I’d be grateful for any hints and insights :D 

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On 11/11/2020 at 1:18 AM, GregWormald said:

IMO nothing beats real charcoal/wood cooking for flavour. A gas bbq, to me, is good for outdoor cooking, but it's not bbq :lol:.  I've never tried the 'rocks' bbq so have no opinion there.

 

I love my kamado but they are expensive. I started with a round kettle Weber and it did me for years, but was given away when I got into smoking. It would do it, but it wasn't easy when long and slow was needed. For chicken, fish and veges it was fine.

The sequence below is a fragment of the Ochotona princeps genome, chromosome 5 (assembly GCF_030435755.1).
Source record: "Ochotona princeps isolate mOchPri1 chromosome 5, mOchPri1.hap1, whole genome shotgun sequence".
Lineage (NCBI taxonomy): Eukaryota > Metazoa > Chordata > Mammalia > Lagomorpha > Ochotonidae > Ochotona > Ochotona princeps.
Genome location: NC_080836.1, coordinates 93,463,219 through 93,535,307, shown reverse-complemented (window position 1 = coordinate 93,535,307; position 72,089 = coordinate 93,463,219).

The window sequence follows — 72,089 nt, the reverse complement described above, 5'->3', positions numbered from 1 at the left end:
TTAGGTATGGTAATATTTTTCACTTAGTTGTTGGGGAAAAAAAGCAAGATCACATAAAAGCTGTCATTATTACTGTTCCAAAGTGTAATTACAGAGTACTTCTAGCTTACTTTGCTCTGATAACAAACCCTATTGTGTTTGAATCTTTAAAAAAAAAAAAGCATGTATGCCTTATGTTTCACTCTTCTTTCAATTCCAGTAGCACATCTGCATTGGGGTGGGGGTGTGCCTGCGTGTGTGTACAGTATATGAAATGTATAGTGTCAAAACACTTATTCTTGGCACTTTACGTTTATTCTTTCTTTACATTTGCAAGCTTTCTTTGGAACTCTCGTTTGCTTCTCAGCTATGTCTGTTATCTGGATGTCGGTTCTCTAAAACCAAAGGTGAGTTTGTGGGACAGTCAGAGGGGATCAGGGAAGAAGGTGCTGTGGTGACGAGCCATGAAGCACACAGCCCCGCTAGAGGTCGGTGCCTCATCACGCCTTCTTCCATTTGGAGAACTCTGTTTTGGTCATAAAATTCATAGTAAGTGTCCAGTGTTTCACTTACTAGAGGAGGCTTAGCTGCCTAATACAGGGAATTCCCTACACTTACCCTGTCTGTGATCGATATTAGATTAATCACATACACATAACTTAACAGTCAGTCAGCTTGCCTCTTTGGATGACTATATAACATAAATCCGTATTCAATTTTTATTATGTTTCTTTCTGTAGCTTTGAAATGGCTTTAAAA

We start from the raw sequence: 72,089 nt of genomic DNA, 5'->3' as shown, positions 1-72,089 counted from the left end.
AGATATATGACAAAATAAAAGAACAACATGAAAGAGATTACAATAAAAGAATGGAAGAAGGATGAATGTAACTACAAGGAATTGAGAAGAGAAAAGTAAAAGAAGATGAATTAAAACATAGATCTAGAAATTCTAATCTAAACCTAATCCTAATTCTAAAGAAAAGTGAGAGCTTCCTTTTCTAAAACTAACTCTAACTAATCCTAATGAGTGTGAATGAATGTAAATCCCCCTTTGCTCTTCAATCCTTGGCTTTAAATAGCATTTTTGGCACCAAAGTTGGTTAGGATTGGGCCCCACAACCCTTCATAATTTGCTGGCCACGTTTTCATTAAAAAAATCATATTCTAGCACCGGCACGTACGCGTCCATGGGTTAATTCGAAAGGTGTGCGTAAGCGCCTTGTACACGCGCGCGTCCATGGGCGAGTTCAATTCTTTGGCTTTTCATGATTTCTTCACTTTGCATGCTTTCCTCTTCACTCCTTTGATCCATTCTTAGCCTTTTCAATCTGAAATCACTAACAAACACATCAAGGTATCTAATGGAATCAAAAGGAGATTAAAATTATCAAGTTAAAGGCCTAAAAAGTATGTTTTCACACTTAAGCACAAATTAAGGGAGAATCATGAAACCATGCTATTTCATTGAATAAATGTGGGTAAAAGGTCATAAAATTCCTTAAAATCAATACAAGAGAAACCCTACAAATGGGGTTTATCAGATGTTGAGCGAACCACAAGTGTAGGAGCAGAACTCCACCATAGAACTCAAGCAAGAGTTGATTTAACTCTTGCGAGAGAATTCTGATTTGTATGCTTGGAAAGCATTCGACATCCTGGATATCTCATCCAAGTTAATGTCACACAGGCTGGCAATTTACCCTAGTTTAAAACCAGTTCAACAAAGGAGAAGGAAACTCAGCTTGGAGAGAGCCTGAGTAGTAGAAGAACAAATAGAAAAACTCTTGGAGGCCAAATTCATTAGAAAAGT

to a degree I tend to agree regarding gas vs charcoal/wood but if its to be used 2-3 times a week say for just 2.5 of us (the little fella don't eat much yet), then that's bit of effort.

 

My mate has a kamado, I forget which fuel he's using but said he could readily starve of the air to shut it down but it didn't take much effort to light it up and get going again.  does that sound right? 

 

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Prep and planning my friend.

A funnel lighter helps speed up lighting the coals, not sure of the proper name, it is like a huge jug

metal with holes on the base.

https://www.bunnings.com.au/jumbuck-3-7l-bbq-charcoal-chimney_p3170877

 

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9 hours ago, wasabijim said:

<snip>My mate has a kamado, I forget which fuel he's using but said he could readily starve of the air to shut it down but it didn't take much effort to light it up and get going again.  does that sound right?